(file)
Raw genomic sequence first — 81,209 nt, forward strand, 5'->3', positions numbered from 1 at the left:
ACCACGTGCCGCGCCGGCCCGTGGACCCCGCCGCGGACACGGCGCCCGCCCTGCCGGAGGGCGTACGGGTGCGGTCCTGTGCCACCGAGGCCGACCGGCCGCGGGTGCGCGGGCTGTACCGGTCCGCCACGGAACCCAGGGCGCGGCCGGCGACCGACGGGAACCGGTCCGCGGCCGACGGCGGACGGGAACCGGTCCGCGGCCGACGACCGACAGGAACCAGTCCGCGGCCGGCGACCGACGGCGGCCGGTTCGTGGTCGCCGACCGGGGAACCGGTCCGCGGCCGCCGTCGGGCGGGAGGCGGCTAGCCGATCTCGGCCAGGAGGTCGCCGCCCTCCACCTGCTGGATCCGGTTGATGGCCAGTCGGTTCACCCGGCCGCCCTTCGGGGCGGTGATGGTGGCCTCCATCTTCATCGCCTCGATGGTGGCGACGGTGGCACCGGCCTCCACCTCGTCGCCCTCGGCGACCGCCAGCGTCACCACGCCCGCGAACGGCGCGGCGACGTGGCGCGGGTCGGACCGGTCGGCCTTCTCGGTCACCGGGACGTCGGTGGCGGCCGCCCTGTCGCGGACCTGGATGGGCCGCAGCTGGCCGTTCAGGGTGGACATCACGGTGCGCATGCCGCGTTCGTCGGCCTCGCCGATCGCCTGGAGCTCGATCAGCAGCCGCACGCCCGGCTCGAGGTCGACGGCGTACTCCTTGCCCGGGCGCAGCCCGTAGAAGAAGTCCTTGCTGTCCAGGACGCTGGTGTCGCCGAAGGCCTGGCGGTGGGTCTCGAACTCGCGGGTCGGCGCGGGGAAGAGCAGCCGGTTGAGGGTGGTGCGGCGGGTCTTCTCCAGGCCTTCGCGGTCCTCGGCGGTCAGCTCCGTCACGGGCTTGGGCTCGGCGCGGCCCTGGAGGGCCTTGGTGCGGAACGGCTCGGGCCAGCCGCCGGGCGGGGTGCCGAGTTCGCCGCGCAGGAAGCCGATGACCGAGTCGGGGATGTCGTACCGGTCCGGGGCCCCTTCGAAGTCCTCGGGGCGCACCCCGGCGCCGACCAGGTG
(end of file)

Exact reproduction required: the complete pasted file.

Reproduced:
Raw genomic sequence first — 81,209 nt, forward strand, 5'->3', positions numbered from 1 at the left:
ACCACGTGCCGCGCCGGCCCGTGGACCCCGCCGCGGACACGGCGCCCGCCCTGCCGGAGGGCGTACGGGTGCGGTCCTGTGCCACCGAGGCCGACCGGCCGCGGGTGCGCGGGCTGTACCGGTCCGCCACGGAACCCAGGGCGCGGCCGGCGACCGACGGGAACCGGTCCGCGGCCGACGGCGGACGGGAACCGGTCCGCGGCCGACGACCGACAGGAACCAGTCCGCGGCCGGCGACCGACGGCGGCCGGTTCGTGGTCGCCGACCGGGGAACCGGTCCGCGGCCGCCGTCGGGCGGGAGGCGGCTAGCCGATCTCGGCCAGGAGGTCGCCGCCCTCCACCTGCTGGATCCGGTTGATGGCCAGTCGGTTCACCCGGCCGCCCTTCGGGGCGGTGATGGTGGCCTCCATCTTCATCGCCTCGATGGTGGCGACGGTGGCACCGGCCTCCACCTCGTCGCCCTCGGCGACCGCCAGCGTCACCACGCCCGCGAACGGCGCGGCGACGTGGCGCGGGTCGGACCGGTCGGCCTTCTCGGTCACCGGGACGTCGGTGGCGGCCGCCCTGTCGCGGACCTGGATGGGCCGCAGCTGGCCGTTCAGGGTGGACATCACGGTGCGCATGCCGCGTTCGTCGGCCTCGCCGATCGCCTGGAGCTCGATCAGCAGCCGCACGCCCGGCTCGAGGTCGACGGCGTACTCCTTGCCCGGGCGCAGCCCGTAGAAGAAGTCCTTGCTGTCCAGGACGCTGGTGTCGCCGAAGGCCTGGCGGTGGGTCTCGAACTCGCGGGTCGGCGCGGGGAAGAGCAGCCGGTTGAGGGTGGTGCGGCGGGTCTTCTCCAGGCCTTCGCGGTCCTCGGCGGTCAGCTCCGTCACGGGCTTGGGCTCGGCGCGGCCCTGGAGGGCCTTGGTGCGGAACGGCTCGGGCCAGCCGCCGGGCGGGGTGCCGAGTTCGCCGCGCAGGAAGCCGATGACCGAGTCGGGGATGTCGTACCGGTCCGGGGCCCCTTCGAAGTCCTCGGGGCGCACCCCGGCGCCGACCAGGTG